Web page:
The first of those numbers designates the shell in which the electron revolves about the nucleus and, thus, specifies the energy that the electron possesses relative to some ground state. The second quantum number designates the angular momentum associated with the electron due to its revolving about the nucleus. And the third quantum number designates the projection of the orbital angular momentum vector on the z-axis of an arbitrarily oriented coordinate frame: that number takes values between the positive and negative values of the electron’s orbital angular momentum, each value differing from the next by one Dirac unit of angular momentum.

But then physicists had to confront the results of an experiment that Dutch physicist Pieter Zeeman (1865 May 25 – 1943 Oct 09) conducted in 1896. In spectroscopy the basic experiment consists of heating a sample of some substance to incandescence and then projecting the light emanating from the sample through a glass prism to spread it into a spectrum marked by bright lines. Zeeman discovered that if he immersed the sample in a magnetic field, the bright lines in the sample’s spectrum split into multiple lines separated by distances that corresponded to the intensity of the magnetic field. In the early 1920's Wolfgang Pauli proposed that the Zeeman effect required a proper description of an atom to include a fourth quantum number, although he could not say what phenomenon that new quantum number would represent.

In 1925 the Dutch physicists George Eugene Uhlenbeck (1900 Dec 06 – 1988 Oct 31) and Samuel Abraham Goudsmit (1902 July 11 – 1978 Dec 04) analyzed the Zeeman effect in light of their proposal that an electron carries a small amount of inherent angular momentum, which Pauli called spin, and that the fourth quantum number represents the projection of that spin’s vector onto the z-axis described above. The analysis convinced Pauli and led him to devise his own version of Schrödinger’s Equation,

(Eq’n A-1)

In that equation the state function ψ consists of a two-component spinor, each component encoding a description of the system in one of the electron’s eigenstates (either spin up or spin down relative to the magnetic field). Further, in the three-component vector σ each component consists of a 2x2 matrix that reflects the fact that the electron has only two eigenstates. That latter fact comes from Uhlenbeck and Goudsmit’s analysis, in which they inferred that the electron carries a spin equal to one half of one quantum unit of angular momentum.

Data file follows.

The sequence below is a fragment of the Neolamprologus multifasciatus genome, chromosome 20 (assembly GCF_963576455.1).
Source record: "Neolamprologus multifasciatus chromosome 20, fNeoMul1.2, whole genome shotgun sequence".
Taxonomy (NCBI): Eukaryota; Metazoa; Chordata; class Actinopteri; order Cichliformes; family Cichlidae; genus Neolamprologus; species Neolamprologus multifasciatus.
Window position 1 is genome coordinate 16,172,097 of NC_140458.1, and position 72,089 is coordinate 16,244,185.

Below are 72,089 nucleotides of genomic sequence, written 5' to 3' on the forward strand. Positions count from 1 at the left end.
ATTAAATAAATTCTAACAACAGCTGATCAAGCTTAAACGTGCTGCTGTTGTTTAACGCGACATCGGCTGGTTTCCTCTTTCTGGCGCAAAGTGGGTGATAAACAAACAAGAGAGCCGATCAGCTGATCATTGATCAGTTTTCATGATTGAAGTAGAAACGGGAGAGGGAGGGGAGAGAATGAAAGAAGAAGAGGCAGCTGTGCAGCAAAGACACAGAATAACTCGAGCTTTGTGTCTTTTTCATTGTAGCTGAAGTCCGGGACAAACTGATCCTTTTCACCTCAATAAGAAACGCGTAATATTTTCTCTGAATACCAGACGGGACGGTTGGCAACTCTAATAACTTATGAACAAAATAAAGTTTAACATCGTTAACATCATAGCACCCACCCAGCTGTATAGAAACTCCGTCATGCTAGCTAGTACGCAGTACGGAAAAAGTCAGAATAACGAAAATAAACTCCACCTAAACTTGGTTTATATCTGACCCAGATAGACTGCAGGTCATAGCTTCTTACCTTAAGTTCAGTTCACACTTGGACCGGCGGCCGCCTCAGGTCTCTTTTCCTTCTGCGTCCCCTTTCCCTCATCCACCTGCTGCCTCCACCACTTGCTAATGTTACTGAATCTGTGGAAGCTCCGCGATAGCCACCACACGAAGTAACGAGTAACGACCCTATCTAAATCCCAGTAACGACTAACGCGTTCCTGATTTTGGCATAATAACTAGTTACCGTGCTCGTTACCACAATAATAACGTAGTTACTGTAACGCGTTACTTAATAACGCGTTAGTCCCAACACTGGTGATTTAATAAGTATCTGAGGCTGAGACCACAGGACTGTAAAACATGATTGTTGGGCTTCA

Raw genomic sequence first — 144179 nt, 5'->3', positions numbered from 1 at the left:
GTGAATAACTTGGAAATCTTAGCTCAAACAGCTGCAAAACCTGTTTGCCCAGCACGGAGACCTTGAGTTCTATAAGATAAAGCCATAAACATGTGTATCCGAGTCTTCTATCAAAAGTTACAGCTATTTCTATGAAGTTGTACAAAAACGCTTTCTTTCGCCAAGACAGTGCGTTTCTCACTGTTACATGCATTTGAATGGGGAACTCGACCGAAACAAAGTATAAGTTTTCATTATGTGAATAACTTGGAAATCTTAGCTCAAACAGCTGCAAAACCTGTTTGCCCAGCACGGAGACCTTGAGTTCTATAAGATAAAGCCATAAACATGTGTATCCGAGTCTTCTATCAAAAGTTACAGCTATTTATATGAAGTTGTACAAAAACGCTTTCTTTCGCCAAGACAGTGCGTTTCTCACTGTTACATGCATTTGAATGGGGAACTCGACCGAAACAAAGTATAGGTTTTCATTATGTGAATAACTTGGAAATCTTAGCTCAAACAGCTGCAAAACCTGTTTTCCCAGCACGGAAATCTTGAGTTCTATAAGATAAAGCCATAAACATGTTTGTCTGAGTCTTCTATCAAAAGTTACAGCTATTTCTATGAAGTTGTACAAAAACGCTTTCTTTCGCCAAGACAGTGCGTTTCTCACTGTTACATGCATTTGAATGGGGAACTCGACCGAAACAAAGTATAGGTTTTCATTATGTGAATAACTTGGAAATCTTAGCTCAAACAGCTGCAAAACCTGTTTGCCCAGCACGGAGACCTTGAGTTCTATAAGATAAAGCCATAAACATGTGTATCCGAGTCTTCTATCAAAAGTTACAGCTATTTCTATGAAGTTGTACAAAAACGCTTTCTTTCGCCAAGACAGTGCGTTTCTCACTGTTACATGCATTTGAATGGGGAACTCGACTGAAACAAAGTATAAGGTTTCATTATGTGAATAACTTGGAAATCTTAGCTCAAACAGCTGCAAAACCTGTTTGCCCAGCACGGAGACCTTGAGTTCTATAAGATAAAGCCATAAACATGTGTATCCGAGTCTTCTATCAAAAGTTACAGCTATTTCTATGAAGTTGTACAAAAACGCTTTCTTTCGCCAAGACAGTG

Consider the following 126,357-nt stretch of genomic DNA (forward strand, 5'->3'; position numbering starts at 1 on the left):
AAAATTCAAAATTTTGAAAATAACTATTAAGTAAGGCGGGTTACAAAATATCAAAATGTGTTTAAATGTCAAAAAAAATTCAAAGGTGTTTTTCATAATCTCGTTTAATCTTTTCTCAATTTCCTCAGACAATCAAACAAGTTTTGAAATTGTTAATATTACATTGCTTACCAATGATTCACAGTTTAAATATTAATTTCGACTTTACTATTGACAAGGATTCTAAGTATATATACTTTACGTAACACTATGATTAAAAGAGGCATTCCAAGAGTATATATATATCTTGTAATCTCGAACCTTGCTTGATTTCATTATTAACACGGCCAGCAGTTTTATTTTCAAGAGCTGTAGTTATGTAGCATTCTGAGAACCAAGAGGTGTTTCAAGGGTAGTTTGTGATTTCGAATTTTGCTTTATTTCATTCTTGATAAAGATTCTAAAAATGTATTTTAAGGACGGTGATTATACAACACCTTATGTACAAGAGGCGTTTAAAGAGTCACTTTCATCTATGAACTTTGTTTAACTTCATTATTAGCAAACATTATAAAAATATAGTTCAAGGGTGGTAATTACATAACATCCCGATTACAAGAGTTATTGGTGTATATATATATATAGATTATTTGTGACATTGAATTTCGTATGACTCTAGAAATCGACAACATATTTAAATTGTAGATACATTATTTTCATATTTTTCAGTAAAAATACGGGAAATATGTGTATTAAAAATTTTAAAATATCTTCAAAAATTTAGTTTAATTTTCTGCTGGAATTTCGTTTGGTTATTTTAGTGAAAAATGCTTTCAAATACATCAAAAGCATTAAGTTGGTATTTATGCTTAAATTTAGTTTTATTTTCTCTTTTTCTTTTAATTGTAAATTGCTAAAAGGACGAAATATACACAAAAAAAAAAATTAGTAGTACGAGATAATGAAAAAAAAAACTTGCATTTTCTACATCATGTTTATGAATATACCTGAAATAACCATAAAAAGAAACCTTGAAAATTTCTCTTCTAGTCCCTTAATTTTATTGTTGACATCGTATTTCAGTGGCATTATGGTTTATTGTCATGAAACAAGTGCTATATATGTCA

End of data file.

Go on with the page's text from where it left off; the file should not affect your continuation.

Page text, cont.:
So the electron (and other fundamental particles) carries an inherent angular momentum

(Eq’n A-2)

its spin. Because the vector σ represents the orientation of an angular momentum, its components must conform to the quantum commutation rules for angular momentum,

(Eq’ns A-3)

Assuming that the spin vector is oriented parallel to our z-axis, we know that Sz has eigenvalues of +S/2 and !S/2, so we know that σz must have eigenvalues of +1 and -1. That fact tells us that σz2=1. Applying that reasoning to the other components of σ gives us

(Eq’n A-4)

With those relations we can form a new commutator,

(Eq’n A-5)

If we add to that equation the statement that σyσzσy-σyσzσy=0, then we get

(Eq’n A-6)

Referring to the second equation in Equations A-3 to replace the commutators in Equation A-6 (and dividing out the constants), we see that

(Eq’n A-7)

which means that the components of σ obey an anti-commutation rule. In the light of that rule and of Equations A-3 we readily infer that

(Eq’ns A-8)

Because the components of σ do not commute under multiplication and because, like σz, they have only two eigenvalues, we know that we must represent them with 2x2 matrices. We already know the eigenvalues for σz, so we know that

(Eq’n A-9)

in which the positive one represents the spin-up state and the negative one represents the spin-down state of a spin-½ particle. In order to determine the form of the other components we assume that

(Eq’ns A-10)

Next we multiply Equations A-8 by -i and get

(Eq’ns A-11)

Those equations give us twelve equations in eight unknowns,

(Eq’ns A-12)

Combining the first and fifth of those equations and then the fourth and eighth gives us a1=-a1=0 and a4=-a4=0. Those facts transform the ninth and twelfth equations into a2b3=+i and a3b2=-i.

Equation A-4 then necessitates that the pairs (a2,a3) and (b2,b3) take the values (1,1) or (-1,-1) and (i,-i) or (-i,i). We must now find a way to assign one pair of eigenvalues to one of the matrices and the other matrix’s eigenvalues will follow immediately.

Because the magnetic field that defines the direction of spin up or spin down lies parallel to our z-axis, our x-axis and y-axis have no features to distinguish one from the other. It will make no difference in the physics how we assign the eigenvalues to the matrix elements, so following Pauli we set (a2,a3)=(+1,+1). And thus we obtain the Pauli spin matrices

(Eq'ns A-13)

If we now want to describe a spin-½ particle with its spin vector oriented in a random direction defined by the direction cosines l, m, n, then we have

(Eq’n A-14)

If we apply that matrix to the spinor-based state function describing the particle at a given instant, then we can calculate, by way of Born’s theorem, the probabilities of the particle’s spin vector pointing in any given direction at any given instant. Experiments confirm that result.

eabf

Back to Contents